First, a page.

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Occupational Safety and English Language Proficiency

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  • Akbar Marvasti

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Abstract

Recent occupational injury data shows a rising trend, which happens to coincide with both increases in the population of foreign born in the U.S. and with changes in its composition. This study aims at exploring the presence of a statistical relationship between occupational injuries and the level of English proficiency of foreign born using cross-sectional data on the rate of injury and count of injury incidents. A cultural gap hypothesis is also examined as an alternative explanation for the rise in work injuries. While there is some support for the adverse effect of inadequate English language proficiency of foreign born, the results for the cultural gap hypothesis are more robust.

(This abstract was borrowed from another version of this item.)

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Bibliographic Info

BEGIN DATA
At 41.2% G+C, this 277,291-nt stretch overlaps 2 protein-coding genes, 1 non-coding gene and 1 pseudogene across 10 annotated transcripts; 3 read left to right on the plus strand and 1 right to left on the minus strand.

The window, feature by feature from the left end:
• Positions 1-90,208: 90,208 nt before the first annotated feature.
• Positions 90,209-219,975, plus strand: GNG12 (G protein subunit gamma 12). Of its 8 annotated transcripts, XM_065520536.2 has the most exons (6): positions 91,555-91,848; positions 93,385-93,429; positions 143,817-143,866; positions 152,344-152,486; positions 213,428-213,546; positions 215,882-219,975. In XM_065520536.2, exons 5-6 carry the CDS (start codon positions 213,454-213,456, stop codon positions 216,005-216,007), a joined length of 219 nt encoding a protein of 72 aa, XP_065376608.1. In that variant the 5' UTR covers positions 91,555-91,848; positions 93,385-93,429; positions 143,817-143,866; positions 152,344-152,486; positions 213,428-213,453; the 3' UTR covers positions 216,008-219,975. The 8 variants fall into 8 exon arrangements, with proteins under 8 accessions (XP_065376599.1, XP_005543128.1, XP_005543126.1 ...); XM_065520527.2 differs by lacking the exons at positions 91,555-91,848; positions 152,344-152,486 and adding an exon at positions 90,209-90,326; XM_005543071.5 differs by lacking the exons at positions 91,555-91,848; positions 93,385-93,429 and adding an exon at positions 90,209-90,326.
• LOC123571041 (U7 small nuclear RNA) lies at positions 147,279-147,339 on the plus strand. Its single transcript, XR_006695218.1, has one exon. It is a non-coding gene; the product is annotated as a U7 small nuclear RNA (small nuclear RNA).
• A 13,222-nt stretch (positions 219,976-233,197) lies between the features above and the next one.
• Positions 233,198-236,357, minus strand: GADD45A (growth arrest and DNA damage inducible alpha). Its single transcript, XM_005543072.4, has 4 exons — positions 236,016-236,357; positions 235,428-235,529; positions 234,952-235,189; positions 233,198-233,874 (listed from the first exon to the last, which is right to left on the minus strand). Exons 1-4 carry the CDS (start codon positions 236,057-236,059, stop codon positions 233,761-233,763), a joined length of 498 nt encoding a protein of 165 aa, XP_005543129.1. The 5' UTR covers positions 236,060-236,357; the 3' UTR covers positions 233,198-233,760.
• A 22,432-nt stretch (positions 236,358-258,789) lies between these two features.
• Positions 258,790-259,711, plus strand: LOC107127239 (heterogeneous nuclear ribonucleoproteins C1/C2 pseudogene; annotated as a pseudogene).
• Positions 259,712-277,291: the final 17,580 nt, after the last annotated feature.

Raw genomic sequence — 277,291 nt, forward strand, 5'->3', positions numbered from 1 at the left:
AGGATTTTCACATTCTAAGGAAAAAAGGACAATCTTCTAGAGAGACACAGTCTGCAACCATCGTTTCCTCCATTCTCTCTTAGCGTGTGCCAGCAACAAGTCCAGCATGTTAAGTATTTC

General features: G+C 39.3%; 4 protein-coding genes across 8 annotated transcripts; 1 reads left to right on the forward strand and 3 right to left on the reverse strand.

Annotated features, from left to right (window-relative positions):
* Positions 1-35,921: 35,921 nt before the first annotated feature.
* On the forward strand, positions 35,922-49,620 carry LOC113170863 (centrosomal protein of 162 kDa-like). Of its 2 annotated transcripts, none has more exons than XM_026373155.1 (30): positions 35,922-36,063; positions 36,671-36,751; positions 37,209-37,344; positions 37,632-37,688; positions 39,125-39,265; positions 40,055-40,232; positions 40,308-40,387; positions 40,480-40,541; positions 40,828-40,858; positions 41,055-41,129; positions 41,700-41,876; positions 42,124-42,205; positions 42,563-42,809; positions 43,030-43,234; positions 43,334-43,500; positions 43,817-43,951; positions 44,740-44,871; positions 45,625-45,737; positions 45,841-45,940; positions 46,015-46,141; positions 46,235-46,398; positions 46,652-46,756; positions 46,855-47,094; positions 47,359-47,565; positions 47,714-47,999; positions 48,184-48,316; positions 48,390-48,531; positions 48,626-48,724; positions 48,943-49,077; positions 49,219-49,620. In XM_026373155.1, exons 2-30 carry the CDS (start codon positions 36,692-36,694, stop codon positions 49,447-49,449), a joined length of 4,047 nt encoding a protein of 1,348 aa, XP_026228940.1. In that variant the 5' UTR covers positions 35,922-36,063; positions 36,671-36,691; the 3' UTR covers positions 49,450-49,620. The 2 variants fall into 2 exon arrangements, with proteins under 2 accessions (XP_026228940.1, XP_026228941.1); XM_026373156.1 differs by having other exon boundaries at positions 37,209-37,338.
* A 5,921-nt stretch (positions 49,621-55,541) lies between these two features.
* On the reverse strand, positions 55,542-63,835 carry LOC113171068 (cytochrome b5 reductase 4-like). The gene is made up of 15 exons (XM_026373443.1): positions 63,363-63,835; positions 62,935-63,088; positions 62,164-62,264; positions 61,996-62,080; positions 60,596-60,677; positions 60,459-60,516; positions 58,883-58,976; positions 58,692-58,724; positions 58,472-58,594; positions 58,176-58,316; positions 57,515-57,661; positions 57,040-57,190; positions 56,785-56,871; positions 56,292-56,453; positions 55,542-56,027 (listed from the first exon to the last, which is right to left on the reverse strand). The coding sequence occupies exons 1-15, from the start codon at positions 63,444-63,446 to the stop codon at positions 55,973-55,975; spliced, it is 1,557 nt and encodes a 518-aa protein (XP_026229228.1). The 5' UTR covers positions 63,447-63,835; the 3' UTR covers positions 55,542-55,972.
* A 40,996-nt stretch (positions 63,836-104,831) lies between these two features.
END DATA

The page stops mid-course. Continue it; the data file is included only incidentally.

Article provided by Springer in its journal Journal of Labor Research.

Volume (Year): 31 (2010)
Issue (Month): 4 (December)
Pages: 332-347

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Handle: RePEc:spr:jlabre:v:31:y:2010:i:4:p:332-347

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Web page: http://www.springer.com/economics/journal/12122

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Keywords: Occupational safety; Language proficiency; J28; J88;

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Cited by:
  1. Martina Cioni & Marco savioli, 2011. "Accidents and illnesses at the workplace Evidence from Italy," Department of Economics University of Siena, Department of Economics, University of Siena 608, Department of Economics, University of Siena.
  2. Orrenius, Pia M. & Zavodny, Madeline, 2012. "Immigrants in Risky Occupations," IZA Discussion Papers 6693, Institute for the Study of Labor (IZA).

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